A Total Solar Eclipse
North America's total eclipse 2024 AFP

The total solar eclipse, which crossed Mexico, the U.S., and Canada on Monday, has amazed millions of people, many of whom are ready for the next one. When and where will the next astronomical events occur?

According to NASA, the next total solar eclipse over the U.S. is not until 2044, a much longer time since the last time the country was in the path of totality, which was in 2017.

Astronomy fans know that these astronomical events, when the moon aligns perfectly with the sun's position blocking the light almost entirely, are rare and unique. That's why the phenomenon generated a real tourism boom in the dozen of states where the total eclipse could be appreciated.

In a recent video by the American Museum of Natural History, astronomer Jackie Faherty explained that the Earth experiences a total solar eclipse on average every 18 months.

"The reason for that is that the moon's orbit that is going around the earth is actually off by five degrees, which might not sound like a lot but actually in space that turns out to be quite a large number, at least large enough that every 28 days or so days we are not getting an eclipse," she says.

The senior scientist also explained that total solar eclipses have another feature: each event cannot be observed from the same place or at the same time on the planet.

The senior scientist also explained that total solar eclipses have another feature: each event cannot be observed from the same place or at the same time on the planet. "Earth is spinning, and the moon is also spinning. As these rotations occur and both celestial bodies move around the sun, their positions constantly change, affecting where the eclipse is visible on Earth and its duration."

Eclipse Watcher in Mazatlan, Mexico
Eclipse Watcher in Mazatlan, Mexico Ayuntamiento de Mazatlán

Before the 2017 eclipse, the most recent total solar eclipse to pass over North America happened in 1979. It was the first eclipse in 99 years with a path of totality that crossed the entire continent.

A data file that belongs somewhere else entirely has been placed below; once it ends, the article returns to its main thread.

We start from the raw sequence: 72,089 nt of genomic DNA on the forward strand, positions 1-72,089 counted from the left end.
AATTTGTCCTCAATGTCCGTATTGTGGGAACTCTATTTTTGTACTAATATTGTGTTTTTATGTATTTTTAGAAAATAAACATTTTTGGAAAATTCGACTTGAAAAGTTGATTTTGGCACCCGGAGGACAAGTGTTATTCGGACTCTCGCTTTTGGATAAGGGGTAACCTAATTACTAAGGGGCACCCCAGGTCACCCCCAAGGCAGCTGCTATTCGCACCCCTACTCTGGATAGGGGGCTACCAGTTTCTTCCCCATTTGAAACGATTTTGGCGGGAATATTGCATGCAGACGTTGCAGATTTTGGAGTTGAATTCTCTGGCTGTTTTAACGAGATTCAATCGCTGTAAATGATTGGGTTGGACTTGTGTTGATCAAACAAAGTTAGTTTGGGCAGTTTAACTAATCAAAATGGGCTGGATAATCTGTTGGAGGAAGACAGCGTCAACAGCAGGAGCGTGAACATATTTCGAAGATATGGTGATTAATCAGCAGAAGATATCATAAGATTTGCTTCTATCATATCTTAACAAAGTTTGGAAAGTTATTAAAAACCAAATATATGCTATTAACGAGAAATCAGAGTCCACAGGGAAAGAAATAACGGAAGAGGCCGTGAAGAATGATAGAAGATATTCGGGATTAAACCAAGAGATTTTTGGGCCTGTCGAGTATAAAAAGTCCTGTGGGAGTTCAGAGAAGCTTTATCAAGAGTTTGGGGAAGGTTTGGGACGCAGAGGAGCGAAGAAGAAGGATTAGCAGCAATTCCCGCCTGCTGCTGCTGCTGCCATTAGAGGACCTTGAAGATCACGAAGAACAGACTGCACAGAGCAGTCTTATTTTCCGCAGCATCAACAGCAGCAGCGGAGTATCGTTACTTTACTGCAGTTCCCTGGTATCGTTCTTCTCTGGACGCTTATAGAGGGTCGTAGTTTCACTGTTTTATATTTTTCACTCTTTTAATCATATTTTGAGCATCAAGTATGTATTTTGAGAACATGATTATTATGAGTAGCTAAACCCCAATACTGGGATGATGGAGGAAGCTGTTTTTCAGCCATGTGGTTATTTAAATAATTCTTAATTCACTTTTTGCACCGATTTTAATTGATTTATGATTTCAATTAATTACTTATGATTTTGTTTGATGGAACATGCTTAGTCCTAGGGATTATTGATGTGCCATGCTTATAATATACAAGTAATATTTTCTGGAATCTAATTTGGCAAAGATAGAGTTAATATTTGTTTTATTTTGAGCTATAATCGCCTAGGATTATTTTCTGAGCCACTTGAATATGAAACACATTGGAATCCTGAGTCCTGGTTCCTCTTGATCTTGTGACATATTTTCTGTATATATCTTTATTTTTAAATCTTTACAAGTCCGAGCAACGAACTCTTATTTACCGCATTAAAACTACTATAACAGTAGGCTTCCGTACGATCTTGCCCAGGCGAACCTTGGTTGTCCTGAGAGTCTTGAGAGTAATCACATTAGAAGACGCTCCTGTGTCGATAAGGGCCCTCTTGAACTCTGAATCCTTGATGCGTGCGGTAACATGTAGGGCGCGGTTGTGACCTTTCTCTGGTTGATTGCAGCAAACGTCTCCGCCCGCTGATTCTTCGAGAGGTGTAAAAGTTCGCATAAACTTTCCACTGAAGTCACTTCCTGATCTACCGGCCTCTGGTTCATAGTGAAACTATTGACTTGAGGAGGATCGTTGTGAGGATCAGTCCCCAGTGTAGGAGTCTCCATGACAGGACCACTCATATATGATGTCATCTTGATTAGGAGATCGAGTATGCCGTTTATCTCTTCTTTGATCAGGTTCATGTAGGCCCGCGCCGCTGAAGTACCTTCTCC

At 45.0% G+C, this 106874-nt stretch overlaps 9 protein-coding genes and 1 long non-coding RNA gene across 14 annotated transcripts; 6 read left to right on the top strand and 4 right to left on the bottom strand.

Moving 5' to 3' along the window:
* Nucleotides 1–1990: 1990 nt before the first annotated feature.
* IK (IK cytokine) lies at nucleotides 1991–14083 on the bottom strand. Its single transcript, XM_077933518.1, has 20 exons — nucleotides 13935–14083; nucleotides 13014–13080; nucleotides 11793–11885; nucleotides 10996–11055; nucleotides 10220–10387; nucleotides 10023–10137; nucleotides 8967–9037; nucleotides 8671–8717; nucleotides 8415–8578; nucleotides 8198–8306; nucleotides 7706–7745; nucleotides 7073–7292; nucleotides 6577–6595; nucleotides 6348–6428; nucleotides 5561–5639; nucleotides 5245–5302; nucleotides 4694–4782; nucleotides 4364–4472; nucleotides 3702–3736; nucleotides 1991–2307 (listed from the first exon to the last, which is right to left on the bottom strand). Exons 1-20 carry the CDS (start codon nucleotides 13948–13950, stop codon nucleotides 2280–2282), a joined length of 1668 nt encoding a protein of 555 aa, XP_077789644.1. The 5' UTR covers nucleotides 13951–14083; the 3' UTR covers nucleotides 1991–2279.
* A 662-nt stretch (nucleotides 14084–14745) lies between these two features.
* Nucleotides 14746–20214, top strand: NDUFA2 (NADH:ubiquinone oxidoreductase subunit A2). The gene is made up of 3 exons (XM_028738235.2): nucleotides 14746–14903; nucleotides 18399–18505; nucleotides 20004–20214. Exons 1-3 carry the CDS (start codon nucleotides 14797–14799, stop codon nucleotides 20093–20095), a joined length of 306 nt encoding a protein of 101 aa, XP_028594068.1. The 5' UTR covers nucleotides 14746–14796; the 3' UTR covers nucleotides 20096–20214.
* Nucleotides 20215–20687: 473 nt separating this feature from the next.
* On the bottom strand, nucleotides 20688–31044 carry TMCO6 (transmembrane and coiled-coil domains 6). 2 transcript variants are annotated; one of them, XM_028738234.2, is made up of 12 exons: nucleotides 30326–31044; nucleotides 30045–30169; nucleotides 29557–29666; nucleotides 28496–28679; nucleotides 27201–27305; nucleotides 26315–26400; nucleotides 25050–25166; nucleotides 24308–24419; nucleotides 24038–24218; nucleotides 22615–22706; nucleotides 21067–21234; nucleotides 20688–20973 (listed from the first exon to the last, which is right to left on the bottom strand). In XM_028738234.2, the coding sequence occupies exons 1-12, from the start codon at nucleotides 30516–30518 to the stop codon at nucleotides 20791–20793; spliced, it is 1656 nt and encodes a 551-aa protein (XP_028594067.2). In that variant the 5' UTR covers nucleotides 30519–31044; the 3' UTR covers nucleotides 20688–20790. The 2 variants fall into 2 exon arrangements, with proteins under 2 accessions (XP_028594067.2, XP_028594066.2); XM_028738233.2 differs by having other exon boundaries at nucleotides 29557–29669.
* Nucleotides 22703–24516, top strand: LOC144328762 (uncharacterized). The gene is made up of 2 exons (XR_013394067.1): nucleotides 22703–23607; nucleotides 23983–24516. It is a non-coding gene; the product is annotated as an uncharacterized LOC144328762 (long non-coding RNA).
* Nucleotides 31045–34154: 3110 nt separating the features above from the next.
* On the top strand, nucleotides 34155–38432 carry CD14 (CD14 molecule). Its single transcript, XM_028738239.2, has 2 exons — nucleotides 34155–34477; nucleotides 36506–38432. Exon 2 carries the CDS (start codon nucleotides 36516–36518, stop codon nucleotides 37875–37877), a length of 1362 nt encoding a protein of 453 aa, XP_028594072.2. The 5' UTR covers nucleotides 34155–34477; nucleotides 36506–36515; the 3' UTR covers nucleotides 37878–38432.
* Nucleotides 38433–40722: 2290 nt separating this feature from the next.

However, for those who want to repeat the experience or couldn't enjoy it due to weather conditions, there is no need to wait twenty years to watch the next total solar eclipse in the US. There are many other options just one flight away, to give the eclipse glasses a new use.

Where and When to Witness the Next Solar Eclipses?

The next total solar eclipse after April 8 is scheduled to occur on August 12, 2026, according to the specialized outlet Astronomy. The path of totality will be visible for a short period in Greenland, Iceland, and northern Russia, as well as a small part of Portugal and Spain.

Much more anticipated is the eclipse that will follow almost a year later. With maximum totality expected to occur in a region where clouds are exceedingly rare during that time of year, on August 2, 2027, a total solar eclipse will traverse 12 European, African, and Middle Eastern countries and territories, making Egypt the coveted destination.

The upcoming total solar eclipse will pass over Australia on July 22, 2028, with a duration of up to 5 minutes and 10 seconds.

Then, the decade ends with a total solar eclipse on November 25, 2030, which will pass over four countries on the African continent — South Africa, Botswana, Namibia, and Lesotho — as well as Australia. The maximum duration of totality will be 3 minutes and 44 seconds.

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